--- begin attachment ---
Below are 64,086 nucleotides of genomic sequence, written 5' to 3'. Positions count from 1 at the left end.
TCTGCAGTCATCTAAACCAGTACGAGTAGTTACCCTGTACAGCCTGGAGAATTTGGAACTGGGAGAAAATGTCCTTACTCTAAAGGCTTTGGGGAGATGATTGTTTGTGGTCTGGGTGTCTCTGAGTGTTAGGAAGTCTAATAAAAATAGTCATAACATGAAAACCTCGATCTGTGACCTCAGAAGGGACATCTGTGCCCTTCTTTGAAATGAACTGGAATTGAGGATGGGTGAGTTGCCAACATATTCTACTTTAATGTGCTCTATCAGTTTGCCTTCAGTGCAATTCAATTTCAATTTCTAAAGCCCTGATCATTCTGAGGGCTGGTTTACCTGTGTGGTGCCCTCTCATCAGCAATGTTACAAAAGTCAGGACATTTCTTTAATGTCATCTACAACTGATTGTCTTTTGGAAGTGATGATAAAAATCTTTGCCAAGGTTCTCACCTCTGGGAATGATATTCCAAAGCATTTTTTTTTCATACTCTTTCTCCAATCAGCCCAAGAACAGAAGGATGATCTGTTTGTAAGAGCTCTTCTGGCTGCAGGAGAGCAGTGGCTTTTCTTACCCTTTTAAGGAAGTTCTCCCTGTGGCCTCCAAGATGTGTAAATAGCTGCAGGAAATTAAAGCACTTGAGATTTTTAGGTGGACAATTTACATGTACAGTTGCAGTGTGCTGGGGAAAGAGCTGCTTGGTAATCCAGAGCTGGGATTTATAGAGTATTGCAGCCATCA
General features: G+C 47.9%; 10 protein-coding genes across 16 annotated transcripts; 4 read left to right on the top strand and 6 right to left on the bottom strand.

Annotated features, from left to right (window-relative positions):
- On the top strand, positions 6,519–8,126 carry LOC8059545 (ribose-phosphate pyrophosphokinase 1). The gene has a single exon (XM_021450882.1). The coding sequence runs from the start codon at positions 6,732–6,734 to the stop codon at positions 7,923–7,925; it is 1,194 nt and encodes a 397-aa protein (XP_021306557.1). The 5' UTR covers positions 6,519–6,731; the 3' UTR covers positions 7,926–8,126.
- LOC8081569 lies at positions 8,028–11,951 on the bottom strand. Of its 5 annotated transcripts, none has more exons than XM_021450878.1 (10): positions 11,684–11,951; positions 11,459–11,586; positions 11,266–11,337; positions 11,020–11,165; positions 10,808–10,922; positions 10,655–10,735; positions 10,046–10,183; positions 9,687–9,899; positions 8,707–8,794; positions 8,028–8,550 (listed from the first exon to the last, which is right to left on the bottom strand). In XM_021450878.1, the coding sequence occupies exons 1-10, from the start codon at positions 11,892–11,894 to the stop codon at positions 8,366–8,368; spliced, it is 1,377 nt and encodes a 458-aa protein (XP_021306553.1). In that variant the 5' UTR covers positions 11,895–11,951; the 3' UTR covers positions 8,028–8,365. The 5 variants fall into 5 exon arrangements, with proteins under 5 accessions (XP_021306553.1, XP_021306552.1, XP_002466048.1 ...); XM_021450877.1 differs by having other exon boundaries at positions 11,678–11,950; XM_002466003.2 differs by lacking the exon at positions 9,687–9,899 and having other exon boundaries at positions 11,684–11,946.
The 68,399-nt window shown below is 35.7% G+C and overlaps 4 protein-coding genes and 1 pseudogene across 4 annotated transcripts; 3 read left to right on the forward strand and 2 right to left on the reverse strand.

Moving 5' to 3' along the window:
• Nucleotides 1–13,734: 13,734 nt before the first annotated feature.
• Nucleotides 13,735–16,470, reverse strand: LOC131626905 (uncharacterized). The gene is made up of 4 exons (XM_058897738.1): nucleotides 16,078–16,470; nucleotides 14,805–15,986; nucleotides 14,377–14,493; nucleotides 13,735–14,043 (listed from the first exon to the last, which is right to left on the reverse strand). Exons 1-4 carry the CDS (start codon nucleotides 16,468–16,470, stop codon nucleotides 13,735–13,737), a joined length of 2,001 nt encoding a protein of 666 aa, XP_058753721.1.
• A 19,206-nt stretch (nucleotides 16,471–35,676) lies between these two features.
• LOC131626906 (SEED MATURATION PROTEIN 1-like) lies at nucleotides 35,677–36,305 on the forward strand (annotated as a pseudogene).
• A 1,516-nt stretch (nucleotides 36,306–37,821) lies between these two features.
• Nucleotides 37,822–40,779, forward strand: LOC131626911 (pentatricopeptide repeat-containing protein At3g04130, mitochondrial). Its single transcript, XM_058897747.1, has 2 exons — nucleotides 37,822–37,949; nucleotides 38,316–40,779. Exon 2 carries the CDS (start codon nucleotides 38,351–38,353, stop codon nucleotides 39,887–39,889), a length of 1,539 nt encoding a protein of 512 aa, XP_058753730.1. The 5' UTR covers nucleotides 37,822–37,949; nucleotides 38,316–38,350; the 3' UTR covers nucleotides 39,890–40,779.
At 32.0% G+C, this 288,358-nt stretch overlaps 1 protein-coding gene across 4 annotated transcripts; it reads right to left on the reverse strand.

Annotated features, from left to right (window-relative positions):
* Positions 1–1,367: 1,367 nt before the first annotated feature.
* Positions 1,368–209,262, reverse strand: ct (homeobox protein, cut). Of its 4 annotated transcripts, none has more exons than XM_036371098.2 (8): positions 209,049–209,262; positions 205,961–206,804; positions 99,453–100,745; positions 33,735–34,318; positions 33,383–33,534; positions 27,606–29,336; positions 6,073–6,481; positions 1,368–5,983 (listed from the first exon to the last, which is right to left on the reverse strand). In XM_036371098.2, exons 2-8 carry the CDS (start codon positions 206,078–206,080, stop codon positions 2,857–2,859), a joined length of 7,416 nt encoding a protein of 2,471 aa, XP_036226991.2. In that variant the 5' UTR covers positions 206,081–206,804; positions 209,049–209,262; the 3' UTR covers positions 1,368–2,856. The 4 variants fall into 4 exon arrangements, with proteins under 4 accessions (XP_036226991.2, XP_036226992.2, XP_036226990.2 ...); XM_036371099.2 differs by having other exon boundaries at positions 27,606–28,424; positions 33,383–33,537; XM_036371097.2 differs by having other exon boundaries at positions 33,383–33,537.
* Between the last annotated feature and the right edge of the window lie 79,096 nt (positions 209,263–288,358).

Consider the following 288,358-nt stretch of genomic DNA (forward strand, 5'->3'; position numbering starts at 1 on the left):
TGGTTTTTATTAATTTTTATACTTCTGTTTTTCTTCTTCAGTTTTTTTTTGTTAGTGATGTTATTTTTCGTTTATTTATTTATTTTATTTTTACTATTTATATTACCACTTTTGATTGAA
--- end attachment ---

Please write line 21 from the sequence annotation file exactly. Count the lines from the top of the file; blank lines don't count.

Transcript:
TGGTTTTTATTAATTTTTATACTTCTGTTTTTCTTCTTCAGTTTTTTTTTGTTAGTGATGTTATTTTTCGTTTATTTATTTATTTTATTTTTACTATTTATATTACCACTTTTGATTGAA